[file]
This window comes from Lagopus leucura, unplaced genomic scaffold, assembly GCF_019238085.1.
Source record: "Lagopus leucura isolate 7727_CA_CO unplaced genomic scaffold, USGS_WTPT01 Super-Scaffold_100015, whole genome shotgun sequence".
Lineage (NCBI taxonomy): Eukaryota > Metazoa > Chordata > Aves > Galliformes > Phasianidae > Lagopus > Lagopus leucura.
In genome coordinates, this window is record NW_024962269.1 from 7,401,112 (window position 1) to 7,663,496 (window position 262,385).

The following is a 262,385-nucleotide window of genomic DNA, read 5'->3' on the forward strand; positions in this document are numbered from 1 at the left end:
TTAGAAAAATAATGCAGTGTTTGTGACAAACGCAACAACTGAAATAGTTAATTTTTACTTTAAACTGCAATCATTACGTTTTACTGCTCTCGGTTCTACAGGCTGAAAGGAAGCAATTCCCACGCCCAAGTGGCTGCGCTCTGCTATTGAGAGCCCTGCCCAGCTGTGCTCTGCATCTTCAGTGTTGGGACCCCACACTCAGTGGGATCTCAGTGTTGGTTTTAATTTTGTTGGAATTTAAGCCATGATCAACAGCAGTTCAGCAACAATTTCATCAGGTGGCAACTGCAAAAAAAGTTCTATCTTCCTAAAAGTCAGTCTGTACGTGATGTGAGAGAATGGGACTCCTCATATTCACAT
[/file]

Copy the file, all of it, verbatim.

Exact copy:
This window comes from Lagopus leucura, unplaced genomic scaffold, assembly GCF_019238085.1.
Source record: "Lagopus leucura isolate 7727_CA_CO unplaced genomic scaffold, USGS_WTPT01 Super-Scaffold_100015, whole genome shotgun sequence".
Lineage (NCBI taxonomy): Eukaryota > Metazoa > Chordata > Aves > Galliformes > Phasianidae > Lagopus > Lagopus leucura.
In genome coordinates, this window is record NW_024962269.1 from 7,401,112 (window position 1) to 7,663,496 (window position 262,385).

The following is a 262,385-nucleotide window of genomic DNA, read 5'->3' on the forward strand; positions in this document are numbered from 1 at the left end:
TTAGAAAAATAATGCAGTGTTTGTGACAAACGCAACAACTGAAATAGTTAATTTTTACTTTAAACTGCAATCATTACGTTTTACTGCTCTCGGTTCTACAGGCTGAAAGGAAGCAATTCCCACGCCCAAGTGGCTGCGCTCTGCTATTGAGAGCCCTGCCCAGCTGTGCTCTGCATCTTCAGTGTTGGGACCCCACACTCAGTGGGATCTCAGTGTTGGTTTTAATTTTGTTGGAATTTAAGCCATGATCAACAGCAGTTCAGCAACAATTTCATCAGGTGGCAACTGCAAAAAAAGTTCTATCTTCCTAAAAGTCAGTCTGTACGTGATGTGAGAGAATGGGACTCCTCATATTCACAT